This, Gammelsæter argues, is partly due to a lack of consideration for the specificities of sport by leadership scholars. The fundamental instability of sport performance and the zero sum characteristic of sport competition (a given number of points are allocated among the teams every season, and improved performance of some clubs are losses of others) and the necessary cooperation between competitors mean that measuring sporting performance to assess the effectiveness of succession is somehow irrelevant. The significant institutional changes which occurred over the last decades, and their potential impact on leadership, make the use of long time series in the leader succession studies somehow inappropriate. This is even more the case because of the pluralistic nature of commercialised sports clubs which makes defining performance a very complex issue.
Gammelsæter then concludes by outlining the needs for more qualitative studies of leadership in sport, which can inform not only sport managers but also researchers aiming to use sport as an empirical field. Though research on sport can with no doubt contribute to the mainstream management literature, excessive or too fast generalisations to other sectors should be made with caution.
The third paper, by Stephen Morrow, discusses whether it might be time for a new model of financial reporting for football clubs. Building on a review of the literature, this conceptual paper stimulates the debate on reporting for football clubs and opens ways for further empirical research which could explore practical broader approaches to the current reporting on football clubs. Morrow first reminds us that reporting has two basic objectives: ensuring accountability and supporting decision making. Going through the various stakeholders of football clubs, Morrow then demonstrates the limitations of traditional financial reporting to satisfy their needs for information. Even investors have been shown to be motivated – in football – by other reasons than financial return. Morrow continues by building up on the long tradition of scholars who argued that, far from being a purely neutral technical process, accounting is a social construct and has inevitably a political and social dimension. This is particularly important when looking at football clubs, with their strong social resonance.
The implementation by UEFA of Financial Fair Play (FFP) regulations as part of its club licensing system provides an opportunity for a context specific approach and the identification of social and political outcomes considered desirable by UEFA. The key performance measure in these regulations is the requirement for clubs to break-even over a three-year rolling period and this is what may potentially triggered sanctions for clubs which did not meet the criteria. However, several activities are excluded from the so-called relevant expenses used to determine whether a club is breaking even. They represent activities which UEFA wants to encourage for the overall social welfare of football and include expenditure on community development activities, development of a new stadium or training academy. Morrow concludes by outlining the need for financial reporting to be prepared “with a particular purpose in mind and with due attention to social and organisational context”, which may lead to “providing fuller and different pictures of the performance of clubs”. Better reporting of CSR activities, for instance, would create an incentive for clubs to pay more attention to their CSR agenda and would undoubtedly attenuate the dysfunctional affiliation between the foundation and its parent club which was described in the first paper of this special issue by Anagnostopoulos and Shilbury.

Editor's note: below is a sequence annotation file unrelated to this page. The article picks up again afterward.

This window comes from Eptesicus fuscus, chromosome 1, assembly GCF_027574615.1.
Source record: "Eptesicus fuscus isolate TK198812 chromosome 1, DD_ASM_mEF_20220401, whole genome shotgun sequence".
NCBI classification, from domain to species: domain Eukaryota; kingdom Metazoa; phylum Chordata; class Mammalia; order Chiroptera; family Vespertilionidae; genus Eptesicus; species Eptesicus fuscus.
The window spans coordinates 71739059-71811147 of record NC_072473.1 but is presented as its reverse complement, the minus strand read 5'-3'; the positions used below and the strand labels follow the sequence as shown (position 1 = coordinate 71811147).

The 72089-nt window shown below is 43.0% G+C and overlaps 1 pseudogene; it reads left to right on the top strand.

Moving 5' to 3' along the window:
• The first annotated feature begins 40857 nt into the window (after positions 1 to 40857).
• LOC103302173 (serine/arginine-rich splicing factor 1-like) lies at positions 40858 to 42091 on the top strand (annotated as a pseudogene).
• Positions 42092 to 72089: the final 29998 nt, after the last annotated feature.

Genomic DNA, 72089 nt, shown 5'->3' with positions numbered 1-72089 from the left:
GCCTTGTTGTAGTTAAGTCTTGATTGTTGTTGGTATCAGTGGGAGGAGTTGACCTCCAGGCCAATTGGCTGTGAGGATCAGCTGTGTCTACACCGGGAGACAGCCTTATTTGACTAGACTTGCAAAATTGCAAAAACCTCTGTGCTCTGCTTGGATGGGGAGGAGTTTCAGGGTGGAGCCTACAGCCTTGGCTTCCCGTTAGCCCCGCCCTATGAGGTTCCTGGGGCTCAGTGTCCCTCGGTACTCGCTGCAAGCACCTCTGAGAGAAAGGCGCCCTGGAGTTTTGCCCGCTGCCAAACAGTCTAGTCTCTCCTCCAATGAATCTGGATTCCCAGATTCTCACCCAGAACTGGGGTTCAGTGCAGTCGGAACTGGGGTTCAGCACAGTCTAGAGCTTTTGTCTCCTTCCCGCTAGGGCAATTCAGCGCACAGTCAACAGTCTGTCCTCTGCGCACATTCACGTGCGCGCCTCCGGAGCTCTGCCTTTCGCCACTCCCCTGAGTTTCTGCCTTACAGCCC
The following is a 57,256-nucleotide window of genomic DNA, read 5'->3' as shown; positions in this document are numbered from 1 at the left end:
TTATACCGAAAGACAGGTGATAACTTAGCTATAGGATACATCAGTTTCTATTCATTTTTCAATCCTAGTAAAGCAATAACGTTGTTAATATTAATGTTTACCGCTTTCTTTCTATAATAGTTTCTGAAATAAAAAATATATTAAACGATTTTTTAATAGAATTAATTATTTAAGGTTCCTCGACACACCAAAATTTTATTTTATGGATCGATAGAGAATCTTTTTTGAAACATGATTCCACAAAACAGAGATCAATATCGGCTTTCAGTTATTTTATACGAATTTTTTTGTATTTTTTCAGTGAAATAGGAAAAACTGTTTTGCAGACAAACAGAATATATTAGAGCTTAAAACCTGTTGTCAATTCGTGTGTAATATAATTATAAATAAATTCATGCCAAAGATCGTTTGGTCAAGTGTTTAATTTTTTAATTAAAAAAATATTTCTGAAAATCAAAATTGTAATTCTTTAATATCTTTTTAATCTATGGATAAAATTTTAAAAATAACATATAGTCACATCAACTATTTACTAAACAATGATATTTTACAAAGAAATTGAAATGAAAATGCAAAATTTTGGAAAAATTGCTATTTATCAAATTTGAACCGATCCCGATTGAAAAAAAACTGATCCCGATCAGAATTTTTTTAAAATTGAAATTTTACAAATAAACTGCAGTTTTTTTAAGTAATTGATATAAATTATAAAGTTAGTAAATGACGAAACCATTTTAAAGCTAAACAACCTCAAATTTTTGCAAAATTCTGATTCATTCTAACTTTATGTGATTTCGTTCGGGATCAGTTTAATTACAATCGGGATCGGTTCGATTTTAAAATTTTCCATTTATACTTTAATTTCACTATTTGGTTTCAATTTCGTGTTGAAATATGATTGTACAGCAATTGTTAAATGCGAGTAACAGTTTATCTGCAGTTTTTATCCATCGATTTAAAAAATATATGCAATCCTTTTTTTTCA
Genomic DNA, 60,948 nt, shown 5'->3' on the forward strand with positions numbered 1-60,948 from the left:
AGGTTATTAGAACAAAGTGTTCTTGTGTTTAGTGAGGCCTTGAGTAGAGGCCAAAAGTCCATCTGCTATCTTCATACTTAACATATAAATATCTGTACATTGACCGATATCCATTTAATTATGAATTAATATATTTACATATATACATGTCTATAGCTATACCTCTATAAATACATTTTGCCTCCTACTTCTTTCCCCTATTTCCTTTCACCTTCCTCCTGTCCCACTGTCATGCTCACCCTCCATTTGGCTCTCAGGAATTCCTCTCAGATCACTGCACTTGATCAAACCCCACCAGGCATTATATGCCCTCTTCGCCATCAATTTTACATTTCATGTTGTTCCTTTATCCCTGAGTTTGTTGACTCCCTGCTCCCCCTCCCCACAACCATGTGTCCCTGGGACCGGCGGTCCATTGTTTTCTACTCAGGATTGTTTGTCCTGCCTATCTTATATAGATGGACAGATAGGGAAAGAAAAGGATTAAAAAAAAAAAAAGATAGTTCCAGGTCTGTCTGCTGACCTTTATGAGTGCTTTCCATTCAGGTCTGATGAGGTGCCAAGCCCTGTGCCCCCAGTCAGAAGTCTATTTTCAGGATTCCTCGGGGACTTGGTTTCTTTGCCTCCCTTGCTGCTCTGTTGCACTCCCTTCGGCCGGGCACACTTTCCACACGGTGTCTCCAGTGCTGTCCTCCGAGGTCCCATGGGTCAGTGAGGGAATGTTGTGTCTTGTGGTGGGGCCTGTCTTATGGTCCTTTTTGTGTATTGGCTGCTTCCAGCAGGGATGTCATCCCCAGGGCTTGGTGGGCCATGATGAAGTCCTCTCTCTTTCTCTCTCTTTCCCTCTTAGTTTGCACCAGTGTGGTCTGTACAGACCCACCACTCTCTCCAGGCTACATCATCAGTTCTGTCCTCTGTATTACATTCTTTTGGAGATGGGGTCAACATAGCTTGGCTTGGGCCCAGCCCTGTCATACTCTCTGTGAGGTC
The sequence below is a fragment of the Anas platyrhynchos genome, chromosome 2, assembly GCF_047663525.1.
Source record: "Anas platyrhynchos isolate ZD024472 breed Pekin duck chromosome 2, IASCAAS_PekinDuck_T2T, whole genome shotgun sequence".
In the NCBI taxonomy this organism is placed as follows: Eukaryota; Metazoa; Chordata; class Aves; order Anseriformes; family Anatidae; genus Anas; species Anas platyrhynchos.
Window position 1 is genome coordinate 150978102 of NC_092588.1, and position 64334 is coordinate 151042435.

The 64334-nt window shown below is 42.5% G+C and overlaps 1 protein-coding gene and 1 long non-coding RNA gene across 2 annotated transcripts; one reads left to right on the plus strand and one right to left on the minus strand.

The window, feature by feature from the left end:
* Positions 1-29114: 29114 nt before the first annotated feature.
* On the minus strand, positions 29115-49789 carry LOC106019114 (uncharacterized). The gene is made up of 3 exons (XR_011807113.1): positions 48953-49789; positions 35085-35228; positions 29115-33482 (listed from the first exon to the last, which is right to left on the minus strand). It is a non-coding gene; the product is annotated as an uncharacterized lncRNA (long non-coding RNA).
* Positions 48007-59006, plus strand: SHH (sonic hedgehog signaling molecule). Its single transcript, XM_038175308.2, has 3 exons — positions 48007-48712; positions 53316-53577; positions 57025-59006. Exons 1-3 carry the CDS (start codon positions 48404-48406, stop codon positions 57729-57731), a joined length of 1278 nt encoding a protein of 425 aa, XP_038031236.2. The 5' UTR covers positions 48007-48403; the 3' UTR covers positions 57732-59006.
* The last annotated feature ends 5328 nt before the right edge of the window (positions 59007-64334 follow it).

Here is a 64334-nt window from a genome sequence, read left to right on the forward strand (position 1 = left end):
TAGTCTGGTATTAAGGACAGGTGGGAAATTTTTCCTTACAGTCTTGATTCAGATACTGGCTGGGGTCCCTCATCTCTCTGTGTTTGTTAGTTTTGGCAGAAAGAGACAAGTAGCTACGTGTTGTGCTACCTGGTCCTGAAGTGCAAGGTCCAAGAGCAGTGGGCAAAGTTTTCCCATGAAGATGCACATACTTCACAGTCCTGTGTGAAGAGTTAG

In the fourth paper of this special issue, Darin White and Keith Absher explore the role a globally prominent sports team can have on perceptions of its country of origin by foreigners. A country's image is an important cue in consumer choice behaviour, and White and Absher suggest that loyalty and viewership of a country's sports team – in this study, Manchester United – will positively influence country-of-origin image – here, England. Loyalty is expected to create a strongly positive perception of the people, culture and home location of the team, and having watched the team play – either live or on TV – provides fan to emotionally attach to the team, which will lead to positive feelings about the home country of the team overall. To test their hypothesis, White and Absher conducted a survey in four culturally diverse countries (USA, French speaking Canada, Guatemala and Serbia) to assure generalizability. Since having had first-hand experience of a country very strongly influence its image, respondents who had ever visited England were excluded. In total 951 questionnaires were analysed and the results confirmed the direct effect of team loyalty (H1), direct effect of team viewership (H2) and moderating effect of viewership on team loyalty (H3). Because Manchester United is such an extreme case, it would be interesting to see, in future research, if similar results are achieved by teams with a much lower reach or less successful, in particularly on H2. It would also be interesting to assess whether strong loyalty for a team leads to negative effect on the country-of-origin image of a rival team.
There are few empirical researches trying to determine the factors which influence the formation of country-of-origin image in potential consumers’ minds, and this paper is therefore a useful contribution to the business literature. It also has managerial implications and White and Absher draw up some recommendations for country officials. Since a “country would benefit by developing and promoting its nation's sports team on a global scale [… or …] targeting specific nationalities and demographic groups”, White and Absher suggests that country decision makers should actively ensure that their most famous teams are broadcasted in target markets, and “implement strategies to help build strong fan passion among international supporters of their globally prominent sports teams”. There might be questions on whether this is within the remit of countries officials, as sport teams and leagues are private organisations, which own their broadcasting rights and have their own strategy. However, it is not to say that country officials cannot try and negotiate with teams and sport governing bodies to at least be able to mobilise the teams in promotional campaigns and facilitate any internationalisation effort.
This special issue reflects the diversity of research in sport management and its growing maturity. While acknowledging that sport is, in many ways, a very specific setting, the papers in that special issue also highlight the growing contribution of the field to the overall management literature.
Coventry University Business School, Coventry, UK